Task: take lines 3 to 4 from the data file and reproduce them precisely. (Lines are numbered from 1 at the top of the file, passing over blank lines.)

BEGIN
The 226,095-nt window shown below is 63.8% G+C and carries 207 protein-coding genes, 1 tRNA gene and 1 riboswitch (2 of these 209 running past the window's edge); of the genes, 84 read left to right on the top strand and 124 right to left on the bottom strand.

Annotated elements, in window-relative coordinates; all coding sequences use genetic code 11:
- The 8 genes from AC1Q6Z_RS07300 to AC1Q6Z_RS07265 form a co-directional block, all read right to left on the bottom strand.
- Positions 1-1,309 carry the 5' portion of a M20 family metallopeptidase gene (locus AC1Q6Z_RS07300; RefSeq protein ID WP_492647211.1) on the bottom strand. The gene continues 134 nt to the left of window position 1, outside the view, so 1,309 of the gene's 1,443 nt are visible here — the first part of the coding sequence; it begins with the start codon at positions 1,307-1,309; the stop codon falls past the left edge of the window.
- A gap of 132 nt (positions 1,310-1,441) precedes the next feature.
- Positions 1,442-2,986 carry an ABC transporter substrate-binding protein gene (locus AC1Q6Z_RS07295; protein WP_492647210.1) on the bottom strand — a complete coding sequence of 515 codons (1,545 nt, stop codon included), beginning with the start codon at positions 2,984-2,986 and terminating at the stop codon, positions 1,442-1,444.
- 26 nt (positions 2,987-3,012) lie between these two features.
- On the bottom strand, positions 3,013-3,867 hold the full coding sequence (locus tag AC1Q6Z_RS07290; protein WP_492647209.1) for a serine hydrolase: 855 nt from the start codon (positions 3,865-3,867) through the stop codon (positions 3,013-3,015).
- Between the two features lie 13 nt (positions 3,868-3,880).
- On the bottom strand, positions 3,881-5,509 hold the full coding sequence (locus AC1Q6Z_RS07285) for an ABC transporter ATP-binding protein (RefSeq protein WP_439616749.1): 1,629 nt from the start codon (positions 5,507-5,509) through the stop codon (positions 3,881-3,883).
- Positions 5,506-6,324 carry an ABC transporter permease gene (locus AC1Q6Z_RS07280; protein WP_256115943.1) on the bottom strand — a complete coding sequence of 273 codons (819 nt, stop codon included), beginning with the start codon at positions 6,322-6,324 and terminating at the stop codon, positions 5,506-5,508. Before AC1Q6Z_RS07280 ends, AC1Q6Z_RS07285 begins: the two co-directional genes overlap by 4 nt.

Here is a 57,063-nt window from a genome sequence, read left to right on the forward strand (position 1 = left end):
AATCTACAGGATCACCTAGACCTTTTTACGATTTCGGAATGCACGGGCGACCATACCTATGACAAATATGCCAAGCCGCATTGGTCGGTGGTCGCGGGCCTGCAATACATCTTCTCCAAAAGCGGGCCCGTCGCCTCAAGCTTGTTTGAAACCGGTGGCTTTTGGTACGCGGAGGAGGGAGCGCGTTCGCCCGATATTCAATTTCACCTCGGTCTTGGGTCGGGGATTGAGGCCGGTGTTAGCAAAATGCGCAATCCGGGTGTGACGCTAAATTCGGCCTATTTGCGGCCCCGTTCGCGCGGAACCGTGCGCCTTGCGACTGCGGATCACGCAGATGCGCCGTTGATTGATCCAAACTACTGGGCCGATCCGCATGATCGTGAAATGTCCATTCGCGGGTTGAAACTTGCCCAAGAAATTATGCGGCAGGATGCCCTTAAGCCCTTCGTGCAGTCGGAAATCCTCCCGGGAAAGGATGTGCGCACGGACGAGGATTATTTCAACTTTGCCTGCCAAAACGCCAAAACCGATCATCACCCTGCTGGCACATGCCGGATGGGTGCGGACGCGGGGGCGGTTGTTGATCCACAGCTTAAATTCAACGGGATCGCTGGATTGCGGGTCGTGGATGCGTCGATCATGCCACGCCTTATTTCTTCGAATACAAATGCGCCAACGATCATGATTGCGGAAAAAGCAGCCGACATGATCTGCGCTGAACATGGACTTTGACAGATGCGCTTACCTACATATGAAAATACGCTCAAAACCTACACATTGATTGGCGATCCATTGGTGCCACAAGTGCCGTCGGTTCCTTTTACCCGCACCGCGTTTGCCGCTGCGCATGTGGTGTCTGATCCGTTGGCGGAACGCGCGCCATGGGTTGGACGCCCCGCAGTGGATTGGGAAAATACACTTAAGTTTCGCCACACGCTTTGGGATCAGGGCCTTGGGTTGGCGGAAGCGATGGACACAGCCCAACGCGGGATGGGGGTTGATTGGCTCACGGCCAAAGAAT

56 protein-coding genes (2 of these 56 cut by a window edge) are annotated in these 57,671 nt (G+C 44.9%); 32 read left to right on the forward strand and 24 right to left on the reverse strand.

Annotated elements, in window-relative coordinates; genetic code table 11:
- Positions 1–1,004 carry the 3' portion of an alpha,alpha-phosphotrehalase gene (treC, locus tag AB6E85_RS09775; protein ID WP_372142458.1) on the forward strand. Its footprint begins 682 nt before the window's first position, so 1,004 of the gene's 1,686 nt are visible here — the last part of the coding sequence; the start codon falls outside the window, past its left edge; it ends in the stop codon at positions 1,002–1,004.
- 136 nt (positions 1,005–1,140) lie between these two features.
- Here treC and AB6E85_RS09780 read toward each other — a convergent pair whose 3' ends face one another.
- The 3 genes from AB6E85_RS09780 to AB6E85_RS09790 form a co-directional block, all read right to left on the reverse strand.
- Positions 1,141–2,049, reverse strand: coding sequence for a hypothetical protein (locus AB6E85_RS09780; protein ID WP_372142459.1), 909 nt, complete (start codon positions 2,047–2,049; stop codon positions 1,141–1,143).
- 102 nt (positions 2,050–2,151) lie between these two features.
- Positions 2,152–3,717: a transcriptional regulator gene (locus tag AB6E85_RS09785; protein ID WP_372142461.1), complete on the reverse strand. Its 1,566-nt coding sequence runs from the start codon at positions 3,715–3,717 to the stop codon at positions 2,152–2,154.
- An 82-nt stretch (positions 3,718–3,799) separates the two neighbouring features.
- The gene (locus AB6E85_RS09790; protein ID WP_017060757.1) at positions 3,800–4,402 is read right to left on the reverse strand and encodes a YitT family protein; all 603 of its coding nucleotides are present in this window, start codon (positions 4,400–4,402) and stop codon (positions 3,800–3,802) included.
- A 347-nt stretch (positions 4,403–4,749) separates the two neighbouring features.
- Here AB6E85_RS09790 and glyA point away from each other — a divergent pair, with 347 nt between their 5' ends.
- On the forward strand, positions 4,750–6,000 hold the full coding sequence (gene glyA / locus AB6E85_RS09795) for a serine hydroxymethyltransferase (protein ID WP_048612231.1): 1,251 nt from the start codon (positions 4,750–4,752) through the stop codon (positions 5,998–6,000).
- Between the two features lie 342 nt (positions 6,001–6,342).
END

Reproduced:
- The 8 genes from AC1Q6Z_RS07300 to AC1Q6Z_RS07265 form a co-directional block, all read right to left on the bottom strand.
- Positions 1-1,309 carry the 5' portion of a M20 family metallopeptidase gene (locus AC1Q6Z_RS07300; RefSeq protein ID WP_492647211.1) on the bottom strand. The gene continues 134 nt to the left of window position 1, outside the view, so 1,309 of the gene's 1,443 nt are visible here — the first part of the coding sequence; it begins with the start codon at positions 1,307-1,309; the stop codon falls past the left edge of the window.